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Listening Post / Brief reviews of select releases


Isaac Stern, Keeping the Doors Open: Violin Concerto by Mendelssohn performed by Stern and the New York Philharmonic under Leonard Bernstein and one movement from the piano trio by Tchaikovsky performed by Stern, pianist Vladmir Horowitz and cellist Mstislav Rostropovich. (Sony/Carnegie Hall). Incredible as it now seems, Carnegie Hall was once slated for demolition. In one of the major testaments to the power and passion of certain musicians, that was before Isaac Stern got to work and practically put his entire talent and address book behind saving it. Here is a commemoration of Stern's successful efforts 50 years ago to save Carnegie Hall in conjunction with what would have been Stern's 90th birthday last July (he died in 2001). Included are Stern's classic Israeli performance of Mendelssohn's Violin Concerto from 1967 and the first movement of Tchaikovsky's Trio performed at Carnegie Hall by the impossibly Olympian trio of Stern, Vladimir Horowitz and Mstislav Rostropovich. Think of it as a commemoration of the Age of The Classical Virtuoso As Hero, now irrevocably past. 4 stars (out of 4) (Jeff Simon)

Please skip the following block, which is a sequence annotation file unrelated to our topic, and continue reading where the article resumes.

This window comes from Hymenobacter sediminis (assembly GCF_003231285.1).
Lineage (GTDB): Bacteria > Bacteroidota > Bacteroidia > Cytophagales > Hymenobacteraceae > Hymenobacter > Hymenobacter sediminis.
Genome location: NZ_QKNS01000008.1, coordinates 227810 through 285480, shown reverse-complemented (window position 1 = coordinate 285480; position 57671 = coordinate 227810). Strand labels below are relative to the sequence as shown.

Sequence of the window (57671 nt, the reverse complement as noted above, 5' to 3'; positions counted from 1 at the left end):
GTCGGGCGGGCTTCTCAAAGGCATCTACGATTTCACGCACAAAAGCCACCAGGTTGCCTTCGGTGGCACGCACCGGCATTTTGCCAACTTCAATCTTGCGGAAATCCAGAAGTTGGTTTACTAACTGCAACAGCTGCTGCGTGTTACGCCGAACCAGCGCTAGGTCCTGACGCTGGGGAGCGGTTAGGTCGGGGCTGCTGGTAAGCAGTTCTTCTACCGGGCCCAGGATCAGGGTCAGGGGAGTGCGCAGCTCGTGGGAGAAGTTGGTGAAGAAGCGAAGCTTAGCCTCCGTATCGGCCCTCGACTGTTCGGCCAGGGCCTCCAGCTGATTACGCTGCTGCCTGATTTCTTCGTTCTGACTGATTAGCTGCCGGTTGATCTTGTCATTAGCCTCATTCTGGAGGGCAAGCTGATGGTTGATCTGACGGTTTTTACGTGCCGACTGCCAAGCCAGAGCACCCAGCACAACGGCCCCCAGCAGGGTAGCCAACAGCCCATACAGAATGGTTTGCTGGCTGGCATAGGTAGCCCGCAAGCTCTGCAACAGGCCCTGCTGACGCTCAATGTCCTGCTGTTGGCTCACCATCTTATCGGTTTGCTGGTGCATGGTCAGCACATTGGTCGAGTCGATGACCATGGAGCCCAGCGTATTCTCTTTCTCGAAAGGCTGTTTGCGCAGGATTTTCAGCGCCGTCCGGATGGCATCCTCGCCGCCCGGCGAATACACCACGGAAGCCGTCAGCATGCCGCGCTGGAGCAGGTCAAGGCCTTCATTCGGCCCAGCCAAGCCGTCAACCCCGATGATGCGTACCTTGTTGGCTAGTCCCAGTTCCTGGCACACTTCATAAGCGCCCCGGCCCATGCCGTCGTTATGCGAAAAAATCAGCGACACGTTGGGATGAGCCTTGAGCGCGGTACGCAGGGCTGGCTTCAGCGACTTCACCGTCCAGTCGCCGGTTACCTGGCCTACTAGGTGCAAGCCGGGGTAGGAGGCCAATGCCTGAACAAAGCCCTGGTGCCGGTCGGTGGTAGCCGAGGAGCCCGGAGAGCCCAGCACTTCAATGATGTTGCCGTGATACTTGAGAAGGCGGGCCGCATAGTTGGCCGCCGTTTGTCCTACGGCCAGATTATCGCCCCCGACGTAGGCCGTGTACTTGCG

Debussy, Preludes (selections from both books) performed by pianist Jorge Bolet (Newton Classics). When the Cuban-born pianist Jorge Bolet died in 1990 he was universally revered as one of the greatest interpreters of Liszt that there was ever likely to be. These Debussy performances are from 1989, the very end of Bolet's life, when the 75-year-old pianist so identified with Liszt and Chopin investigated the next style of piano virtuosity in classical music -- altogether dependent on the Romanticism of Liszt and Chopin that came before it but altogether different. Nor, for that matter, was Bolet all that partial here to the storms and displays of Liszt but rather the radical gentilities and even gossamer webs of Debussy. Yes, of course, he plays "Ce qu'a vu le vent d'ouest" from Book I (what Lisztian could resist such storm-making?) but he seems far more attracted to what we now think of as Debussy's "Impressionism." In his final years of performing, Bolet liked programs that were part Chopin and part Debussy and you'll understand why when you hear this disc. 3 1/2 stars (J.S.)